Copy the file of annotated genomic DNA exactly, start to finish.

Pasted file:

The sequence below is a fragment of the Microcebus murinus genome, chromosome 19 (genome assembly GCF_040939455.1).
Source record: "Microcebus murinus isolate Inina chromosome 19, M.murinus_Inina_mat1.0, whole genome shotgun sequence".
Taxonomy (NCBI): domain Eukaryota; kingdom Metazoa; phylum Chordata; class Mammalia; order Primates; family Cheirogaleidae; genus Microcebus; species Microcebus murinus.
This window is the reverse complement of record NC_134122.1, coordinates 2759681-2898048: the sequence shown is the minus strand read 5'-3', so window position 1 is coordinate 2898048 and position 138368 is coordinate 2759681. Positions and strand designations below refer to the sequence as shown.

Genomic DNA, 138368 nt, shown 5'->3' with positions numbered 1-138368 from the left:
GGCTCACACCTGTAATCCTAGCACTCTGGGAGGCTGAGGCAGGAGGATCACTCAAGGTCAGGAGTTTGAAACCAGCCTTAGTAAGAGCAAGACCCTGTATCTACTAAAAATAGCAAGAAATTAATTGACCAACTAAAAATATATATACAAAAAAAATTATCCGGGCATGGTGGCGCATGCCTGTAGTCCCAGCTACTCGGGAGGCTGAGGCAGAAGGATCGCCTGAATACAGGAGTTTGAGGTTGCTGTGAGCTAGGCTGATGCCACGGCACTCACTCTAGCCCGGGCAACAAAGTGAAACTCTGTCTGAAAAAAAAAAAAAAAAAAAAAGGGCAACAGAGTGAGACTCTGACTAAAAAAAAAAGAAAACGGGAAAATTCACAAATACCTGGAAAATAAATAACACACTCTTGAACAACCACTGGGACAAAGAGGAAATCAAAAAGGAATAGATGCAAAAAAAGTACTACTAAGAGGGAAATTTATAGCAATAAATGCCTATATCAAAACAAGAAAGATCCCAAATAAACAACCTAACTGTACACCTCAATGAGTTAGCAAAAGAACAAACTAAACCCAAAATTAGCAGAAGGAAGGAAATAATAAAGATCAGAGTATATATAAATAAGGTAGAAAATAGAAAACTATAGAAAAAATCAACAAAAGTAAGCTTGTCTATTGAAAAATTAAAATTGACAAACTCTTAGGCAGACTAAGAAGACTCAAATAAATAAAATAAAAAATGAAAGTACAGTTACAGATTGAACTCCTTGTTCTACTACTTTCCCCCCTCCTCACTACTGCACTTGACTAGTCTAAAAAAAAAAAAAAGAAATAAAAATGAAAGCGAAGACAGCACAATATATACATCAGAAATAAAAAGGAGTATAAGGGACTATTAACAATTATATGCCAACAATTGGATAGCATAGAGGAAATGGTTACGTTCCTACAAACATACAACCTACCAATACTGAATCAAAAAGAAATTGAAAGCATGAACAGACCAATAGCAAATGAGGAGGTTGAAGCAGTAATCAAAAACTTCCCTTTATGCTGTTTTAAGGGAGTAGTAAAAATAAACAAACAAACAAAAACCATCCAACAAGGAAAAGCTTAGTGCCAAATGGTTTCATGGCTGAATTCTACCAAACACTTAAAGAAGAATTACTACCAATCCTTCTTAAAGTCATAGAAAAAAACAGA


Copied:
The sequence below is a fragment of the Microcebus murinus genome, chromosome 19 (genome assembly GCF_040939455.1).
Source record: "Microcebus murinus isolate Inina chromosome 19, M.murinus_Inina_mat1.0, whole genome shotgun sequence".
Taxonomy (NCBI): domain Eukaryota; kingdom Metazoa; phylum Chordata; class Mammalia; order Primates; family Cheirogaleidae; genus Microcebus; species Microcebus murinus.
This window is the reverse complement of record NC_134122.1, coordinates 2759681-2898048: the sequence shown is the minus strand read 5'-3', so window position 1 is coordinate 2898048 and position 138368 is coordinate 2759681. Positions and strand designations below refer to the sequence as shown.

Genomic DNA, 138368 nt, shown 5'->3' with positions numbered 1-138368 from the left:
GGCTCACACCTGTAATCCTAGCACTCTGGGAGGCTGAGGCAGGAGGATCACTCAAGGTCAGGAGTTTGAAACCAGCCTTAGTAAGAGCAAGACCCTGTATCTACTAAAAATAGCAAGAAATTAATTGACCAACTAAAAATATATATACAAAAAAAATTATCCGGGCATGGTGGCGCATGCCTGTAGTCCCAGCTACTCGGGAGGCTGAGGCAGAAGGATCGCCTGAATACAGGAGTTTGAGGTTGCTGTGAGCTAGGCTGATGCCACGGCACTCACTCTAGCCCGGGCAACAAAGTGAAACTCTGTCTGAAAAAAAAAAAAAAAAAAAAAGGGCAACAGAGTGAGACTCTGACTAAAAAAAAAAGAAAACGGGAAAATTCACAAATACCTGGAAAATAAATAACACACTCTTGAACAACCACTGGGACAAAGAGGAAATCAAAAAGGAATAGATGCAAAAAAAGTACTACTAAGAGGGAAATTTATAGCAATAAATGCCTATATCAAAACAAGAAAGATCCCAAATAAACAACCTAACTGTACACCTCAATGAGTTAGCAAAAGAACAAACTAAACCCAAAATTAGCAGAAGGAAGGAAATAATAAAGATCAGAGTATATATAAATAAGGTAGAAAATAGAAAACTATAGAAAAAATCAACAAAAGTAAGCTTGTCTATTGAAAAATTAAAATTGACAAACTCTTAGGCAGACTAAGAAGACTCAAATAAATAAAATAAAAAATGAAAGTACAGTTACAGATTGAACTCCTTGTTCTACTACTTTCCCCCCTCCTCACTACTGCACTTGACTAGTCTAAAAAAAAAAAAAAGAAATAAAAATGAAAGCGAAGACAGCACAATATATACATCAGAAATAAAAAGGAGTATAAGGGACTATTAACAATTATATGCCAACAATTGGATAGCATAGAGGAAATGGTTACGTTCCTACAAACATACAACCTACCAATACTGAATCAAAAAGAAATTGAAAGCATGAACAGACCAATAGCAAATGAGGAGGTTGAAGCAGTAATCAAAAACTTCCCTTTATGCTGTTTTAAGGGAGTAGTAAAAATAAACAAACAAACAAAAACCATCCAACAAGGAAAAGCTTAGTGCCAAATGGTTTCATGGCTGAATTCTACCAAACACTTAAAGAAGAATTACTACCAATCCTTCTTAAAGTCATAGAAAAAAACAGA